If you have to go out, be sure to leave different types of toys available: Kong’s, brain games, etc. Opt for toys that your Australian Shepherd isn't used to. You can even reserve some of them, especially for your absences. Before leaving the house, take your dog out so that they can get some exercise. This will make them more likely to rest while you're gone. Like all shepherd dogs, Australian Shepherds need to expend a lot of energy every day. You can also compensate by participating in activities with your dog on the days when you're not working. For example, why not try an agility class; Australian Shepherds excel at this type of activity.

Another option if you don't want to leave your dog alone at all: hire a dog sitter. However, your Australian Shepherd needs to learn how to be alone sometimes. If you're worried about your dog, why not invest in a smart camera? There are many affordable options available online.

Another great way to calm your dog down is to buy them a crate. Contrary to what one might think, dog crates are not cruel, provided, of course, that they are used correctly. Dog crates offer several advantages for your dog: a feeling of security, helping to calm them when they're excited, channelling destructive behaviour, etc. You should of course not leave your dog locked up for hours in their crate. But, when used well, it can quickly become a refuge for them.

If you're going to use this option, it's important to select the right crate for your Australian Shepherd. The dimensions of the crate should correspond to the size of your dog, who must be able to stand up properly with several centimetres of space above its head. For Australian Shepherds under 31kg, opt for a cage with the following dimensions: 91 x 56 x 54 cm. For Australian Shepherds over 32kg, choose a 122 x 76 x 81 cm crate instead.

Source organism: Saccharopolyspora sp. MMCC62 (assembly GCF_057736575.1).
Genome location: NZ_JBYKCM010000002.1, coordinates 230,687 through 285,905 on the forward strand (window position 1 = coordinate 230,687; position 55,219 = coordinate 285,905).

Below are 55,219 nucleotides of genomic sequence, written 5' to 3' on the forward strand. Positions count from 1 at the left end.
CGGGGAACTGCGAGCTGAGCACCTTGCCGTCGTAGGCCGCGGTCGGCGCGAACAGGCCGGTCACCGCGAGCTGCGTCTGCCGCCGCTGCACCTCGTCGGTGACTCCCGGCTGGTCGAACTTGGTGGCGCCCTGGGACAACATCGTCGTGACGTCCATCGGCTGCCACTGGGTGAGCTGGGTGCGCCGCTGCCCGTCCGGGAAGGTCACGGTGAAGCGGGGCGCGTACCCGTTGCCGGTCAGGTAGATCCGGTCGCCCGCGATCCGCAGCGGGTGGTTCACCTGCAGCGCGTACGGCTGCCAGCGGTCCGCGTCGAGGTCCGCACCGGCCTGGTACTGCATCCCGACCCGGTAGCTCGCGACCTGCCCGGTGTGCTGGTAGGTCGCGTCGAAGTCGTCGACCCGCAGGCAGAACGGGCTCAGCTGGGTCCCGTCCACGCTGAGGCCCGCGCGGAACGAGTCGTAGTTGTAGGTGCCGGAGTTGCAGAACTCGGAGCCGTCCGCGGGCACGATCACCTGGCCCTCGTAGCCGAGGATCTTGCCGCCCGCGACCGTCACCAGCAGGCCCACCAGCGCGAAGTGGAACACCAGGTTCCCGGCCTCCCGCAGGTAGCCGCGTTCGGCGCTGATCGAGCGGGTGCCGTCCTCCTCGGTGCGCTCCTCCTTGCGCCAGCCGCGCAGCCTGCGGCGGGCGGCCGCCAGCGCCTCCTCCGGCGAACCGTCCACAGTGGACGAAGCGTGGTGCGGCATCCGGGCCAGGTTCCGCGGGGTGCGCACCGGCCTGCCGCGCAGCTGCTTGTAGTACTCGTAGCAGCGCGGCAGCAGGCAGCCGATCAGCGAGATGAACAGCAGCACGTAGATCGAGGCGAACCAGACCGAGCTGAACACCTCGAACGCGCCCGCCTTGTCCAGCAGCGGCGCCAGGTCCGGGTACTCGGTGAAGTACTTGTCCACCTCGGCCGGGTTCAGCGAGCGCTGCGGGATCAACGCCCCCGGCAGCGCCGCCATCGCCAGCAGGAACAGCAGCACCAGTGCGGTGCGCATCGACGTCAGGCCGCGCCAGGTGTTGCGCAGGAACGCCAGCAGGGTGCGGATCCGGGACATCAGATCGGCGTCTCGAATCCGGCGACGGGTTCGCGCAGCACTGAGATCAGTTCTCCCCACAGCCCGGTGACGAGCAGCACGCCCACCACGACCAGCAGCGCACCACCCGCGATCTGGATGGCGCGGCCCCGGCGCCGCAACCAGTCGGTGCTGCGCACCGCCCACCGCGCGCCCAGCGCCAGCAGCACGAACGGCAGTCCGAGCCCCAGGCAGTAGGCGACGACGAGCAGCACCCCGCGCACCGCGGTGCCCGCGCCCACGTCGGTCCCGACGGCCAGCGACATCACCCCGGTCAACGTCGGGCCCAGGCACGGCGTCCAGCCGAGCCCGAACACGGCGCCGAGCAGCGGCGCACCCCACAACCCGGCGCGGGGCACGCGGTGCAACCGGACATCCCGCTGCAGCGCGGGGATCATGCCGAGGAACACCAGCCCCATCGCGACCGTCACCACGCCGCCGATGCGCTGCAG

Potty Training Your Australian Shepherd Puppy in an Apartment

Having an Australian Shepherd in your apartment will require some adjustments for everyone. When you first welcome your new puppy into your home, one of your first jobs is to teach them where to go to do their business. This task is more difficult if you live in an apartment unless you live on the ground floor. However, it is an essential step for living in harmony with your Australian Shepherd and avoiding any major damage to your home.

Make sure to take your pooch out often to relieve themselves and congratulate your Australian Shepherd puppy whenever they poop outside. You can also purchase pee pads or dog litter boxes to allow your pup to do their business inside. However, in the long term, this solution may cause your Australian Shepherd to relieve themselves in your home rather than outside. It should therefore be avoided, although it can be used occasionally if you need to go out.

Never scold a puppy when they poop in the house, especially if the accident happened while you were out. Your Australian Shepherd puppy wouldn't understand why you're cross with them. Don't clean up the mess with bleach either: dogs like the smell and may return to poop in the same place. Be patient: training your dog takes time. Take your Australian Shepherd puppy out after every meal and praise them when they pee or poop outside. Your dog is very intelligent and will quickly understand what you want from them.